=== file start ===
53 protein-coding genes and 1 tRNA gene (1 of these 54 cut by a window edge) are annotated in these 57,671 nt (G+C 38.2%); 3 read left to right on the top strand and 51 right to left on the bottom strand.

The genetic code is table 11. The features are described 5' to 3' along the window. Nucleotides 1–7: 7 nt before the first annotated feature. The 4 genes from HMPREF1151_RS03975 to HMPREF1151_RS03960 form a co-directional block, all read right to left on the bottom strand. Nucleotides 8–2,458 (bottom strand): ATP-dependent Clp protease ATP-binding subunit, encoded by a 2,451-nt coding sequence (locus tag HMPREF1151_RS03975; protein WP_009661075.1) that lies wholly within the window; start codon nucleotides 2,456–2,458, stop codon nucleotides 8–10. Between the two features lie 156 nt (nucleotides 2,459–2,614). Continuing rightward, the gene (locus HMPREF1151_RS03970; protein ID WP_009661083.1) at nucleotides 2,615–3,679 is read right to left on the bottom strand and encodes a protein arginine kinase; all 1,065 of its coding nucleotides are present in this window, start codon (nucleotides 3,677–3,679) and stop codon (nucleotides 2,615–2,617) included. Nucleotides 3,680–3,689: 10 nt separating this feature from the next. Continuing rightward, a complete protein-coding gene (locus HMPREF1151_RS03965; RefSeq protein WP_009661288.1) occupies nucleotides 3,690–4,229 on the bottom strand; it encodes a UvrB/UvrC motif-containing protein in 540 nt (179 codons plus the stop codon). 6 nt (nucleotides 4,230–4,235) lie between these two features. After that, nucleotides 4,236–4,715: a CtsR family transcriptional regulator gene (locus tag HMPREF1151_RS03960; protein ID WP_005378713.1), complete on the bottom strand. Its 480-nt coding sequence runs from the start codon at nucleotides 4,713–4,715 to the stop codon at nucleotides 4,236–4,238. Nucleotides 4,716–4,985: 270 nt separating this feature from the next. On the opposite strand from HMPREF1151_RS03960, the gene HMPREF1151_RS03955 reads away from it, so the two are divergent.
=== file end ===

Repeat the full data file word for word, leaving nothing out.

53 protein-coding genes and 1 tRNA gene (1 of these 54 cut by a window edge) are annotated in these 57,671 nt (G+C 38.2%); 3 read left to right on the top strand and 51 right to left on the bottom strand.

The genetic code is table 11. The features are described 5' to 3' along the window. Nucleotides 1–7: 7 nt before the first annotated feature. The 4 genes from HMPREF1151_RS03975 to HMPREF1151_RS03960 form a co-directional block, all read right to left on the bottom strand. Nucleotides 8–2,458 (bottom strand): ATP-dependent Clp protease ATP-binding subunit, encoded by a 2,451-nt coding sequence (locus tag HMPREF1151_RS03975; protein WP_009661075.1) that lies wholly within the window; start codon nucleotides 2,456–2,458, stop codon nucleotides 8–10. Between the two features lie 156 nt (nucleotides 2,459–2,614). Continuing rightward, the gene (locus HMPREF1151_RS03970; protein ID WP_009661083.1) at nucleotides 2,615–3,679 is read right to left on the bottom strand and encodes a protein arginine kinase; all 1,065 of its coding nucleotides are present in this window, start codon (nucleotides 3,677–3,679) and stop codon (nucleotides 2,615–2,617) included. Nucleotides 3,680–3,689: 10 nt separating this feature from the next. Continuing rightward, a complete protein-coding gene (locus HMPREF1151_RS03965; RefSeq protein WP_009661288.1) occupies nucleotides 3,690–4,229 on the bottom strand; it encodes a UvrB/UvrC motif-containing protein in 540 nt (179 codons plus the stop codon). 6 nt (nucleotides 4,230–4,235) lie between these two features. After that, nucleotides 4,236–4,715: a CtsR family transcriptional regulator gene (locus tag HMPREF1151_RS03960; protein ID WP_005378713.1), complete on the bottom strand. Its 480-nt coding sequence runs from the start codon at nucleotides 4,713–4,715 to the stop codon at nucleotides 4,236–4,238. Nucleotides 4,716–4,985: 270 nt separating this feature from the next. On the opposite strand from HMPREF1151_RS03960, the gene HMPREF1151_RS03955 reads away from it, so the two are divergent.